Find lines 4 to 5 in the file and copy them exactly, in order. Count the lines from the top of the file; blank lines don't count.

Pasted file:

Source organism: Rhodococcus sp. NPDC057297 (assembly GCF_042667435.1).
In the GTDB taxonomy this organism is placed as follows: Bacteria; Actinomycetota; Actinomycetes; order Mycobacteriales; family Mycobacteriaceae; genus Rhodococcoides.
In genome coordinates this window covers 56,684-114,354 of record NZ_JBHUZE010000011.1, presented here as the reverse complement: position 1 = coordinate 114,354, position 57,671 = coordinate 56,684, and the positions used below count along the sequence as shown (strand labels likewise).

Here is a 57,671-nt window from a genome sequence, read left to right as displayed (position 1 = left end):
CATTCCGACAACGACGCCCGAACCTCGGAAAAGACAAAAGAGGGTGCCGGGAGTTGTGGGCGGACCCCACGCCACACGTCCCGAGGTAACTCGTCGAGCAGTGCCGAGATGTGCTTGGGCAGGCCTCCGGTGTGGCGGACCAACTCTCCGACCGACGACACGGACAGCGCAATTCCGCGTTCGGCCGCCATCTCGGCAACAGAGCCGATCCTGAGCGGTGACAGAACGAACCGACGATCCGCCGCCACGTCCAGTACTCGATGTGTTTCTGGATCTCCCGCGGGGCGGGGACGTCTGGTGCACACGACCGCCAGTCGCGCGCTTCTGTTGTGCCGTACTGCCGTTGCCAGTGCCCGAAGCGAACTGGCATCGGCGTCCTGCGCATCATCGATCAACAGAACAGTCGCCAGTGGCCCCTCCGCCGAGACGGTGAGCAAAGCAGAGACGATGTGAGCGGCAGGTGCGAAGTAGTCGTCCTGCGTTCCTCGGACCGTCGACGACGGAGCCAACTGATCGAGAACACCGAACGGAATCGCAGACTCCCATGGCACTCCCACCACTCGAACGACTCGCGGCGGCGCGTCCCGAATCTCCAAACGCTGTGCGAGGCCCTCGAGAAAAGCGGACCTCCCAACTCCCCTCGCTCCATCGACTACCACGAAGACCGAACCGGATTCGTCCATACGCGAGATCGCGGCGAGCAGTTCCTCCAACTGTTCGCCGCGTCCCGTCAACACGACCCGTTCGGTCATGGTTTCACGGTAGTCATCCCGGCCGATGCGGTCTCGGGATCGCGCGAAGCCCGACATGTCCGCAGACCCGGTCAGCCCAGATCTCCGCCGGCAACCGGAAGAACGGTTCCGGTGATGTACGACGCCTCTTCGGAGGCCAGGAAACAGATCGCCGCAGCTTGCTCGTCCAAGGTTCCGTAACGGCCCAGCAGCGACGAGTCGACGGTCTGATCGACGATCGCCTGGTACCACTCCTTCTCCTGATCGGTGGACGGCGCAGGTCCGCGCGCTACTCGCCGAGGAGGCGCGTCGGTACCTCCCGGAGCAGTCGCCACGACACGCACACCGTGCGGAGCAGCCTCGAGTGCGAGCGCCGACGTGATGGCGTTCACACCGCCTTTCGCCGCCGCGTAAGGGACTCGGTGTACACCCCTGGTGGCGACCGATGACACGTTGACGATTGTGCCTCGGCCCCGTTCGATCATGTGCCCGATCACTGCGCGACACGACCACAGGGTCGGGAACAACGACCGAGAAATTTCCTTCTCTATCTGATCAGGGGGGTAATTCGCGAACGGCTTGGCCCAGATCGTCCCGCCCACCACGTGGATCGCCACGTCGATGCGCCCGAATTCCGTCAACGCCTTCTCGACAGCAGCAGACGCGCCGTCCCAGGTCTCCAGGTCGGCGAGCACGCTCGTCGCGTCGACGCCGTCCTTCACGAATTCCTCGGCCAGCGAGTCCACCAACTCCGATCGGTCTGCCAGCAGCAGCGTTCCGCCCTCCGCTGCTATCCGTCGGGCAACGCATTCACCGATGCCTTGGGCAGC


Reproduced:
Here is a 57,671-nt window from a genome sequence, read left to right as displayed (position 1 = left end):
CATTCCGACAACGACGCCCGAACCTCGGAAAAGACAAAAGAGGGTGCCGGGAGTTGTGGGCGGACCCCACGCCACACGTCCCGAGGTAACTCGTCGAGCAGTGCCGAGATGTGCTTGGGCAGGCCTCCGGTGTGGCGGACCAACTCTCCGACCGACGACACGGACAGCGCAATTCCGCGTTCGGCCGCCATCTCGGCAACAGAGCCGATCCTGAGCGGTGACAGAACGAACCGACGATCCGCCGCCACGTCCAGTACTCGATGTGTTTCTGGATCTCCCGCGGGGCGGGGACGTCTGGTGCACACGACCGCCAGTCGCGCGCTTCTGTTGTGCCGTACTGCCGTTGCCAGTGCCCGAAGCGAACTGGCATCGGCGTCCTGCGCATCATCGATCAACAGAACAGTCGCCAGTGGCCCCTCCGCCGAGACGGTGAGCAAAGCAGAGACGATGTGAGCGGCAGGTGCGAAGTAGTCGTCCTGCGTTCCTCGGACCGTCGACGACGGAGCCAACTGATCGAGAACACCGAACGGAATCGCAGACTCCCATGGCACTCCCACCACTCGAACGACTCGCGGCGGCGCGTCCCGAATCTCCAAACGCTGTGCGAGGCCCTCGAGAAAAGCGGACCTCCCAACTCCCCTCGCTCCATCGACTACCACGAAGACCGAACCGGATTCGTCCATACGCGAGATCGCGGCGAGCAGTTCCTCCAACTGTTCGCCGCGTCCCGTCAACACGACCCGTTCGGTCATGGTTTCACGGTAGTCATCCCGGCCGATGCGGTCTCGGGATCGCGCGAAGCCCGACATGTCCGCAGACCCGGTCAGCCCAGATCTCCGCCGGCAACCGGAAGAACGGTTCCGGTGATGTACGACGCCTCTTCGGAGGCCAGGAAACAGATCGCCGCAGCTTGCTCGTCCAAGGTTCCGTAACGGCCCAGCAGCGACGAGTCGACGGTCTGATCGACGATCGCCTGGTACCACTCCTTCTCCTGATCGGTGGACGGCGCAGGTCCGCGCGCTACTCGCCGAGGAGGCGCGTCGGTACCTCCCGGAGCAGTCGCCACGACACGCACACCGTGCGGAGCAGCCTCGAGTGCGAGCGCCGACGTGATGGCGTTCACACCGCCTTTCGCCGCCGCGTAAGGGACTCGGTGTACACCCCTGGTGGCGACCGATGACACGTTGACGATTGTGCCTCGGCCCCGTTCGATCATGTGCCCGATCACTGCGCGACACGACCACAGGGTCGGGAACAACGACCGAGAAATTTCCTTCTCTATCTGATCAGGGGGGTAATTCGCGAACGGCTTGGCCCAGATCGTCCCGCCCACCACGTGGATCGCCACGTCGATGCGCCCGAATTCCGTCAACGCCTTCTCGACAGCAGCAGACGCGCCGTCCCAGGTCTCCAGGTCGGCGAGCACGCTCGTCGCGTCGACGCCGTCCTTCACGAATTCCTCGGCCAGCGAGTCCACCAACTCCGATCGGTCTGCCAGCAGCAGCGTTCCGCCCTCCGCTGCTATCCGTCGGGCAACGCATTCACCGATGCCTTGGGCAGC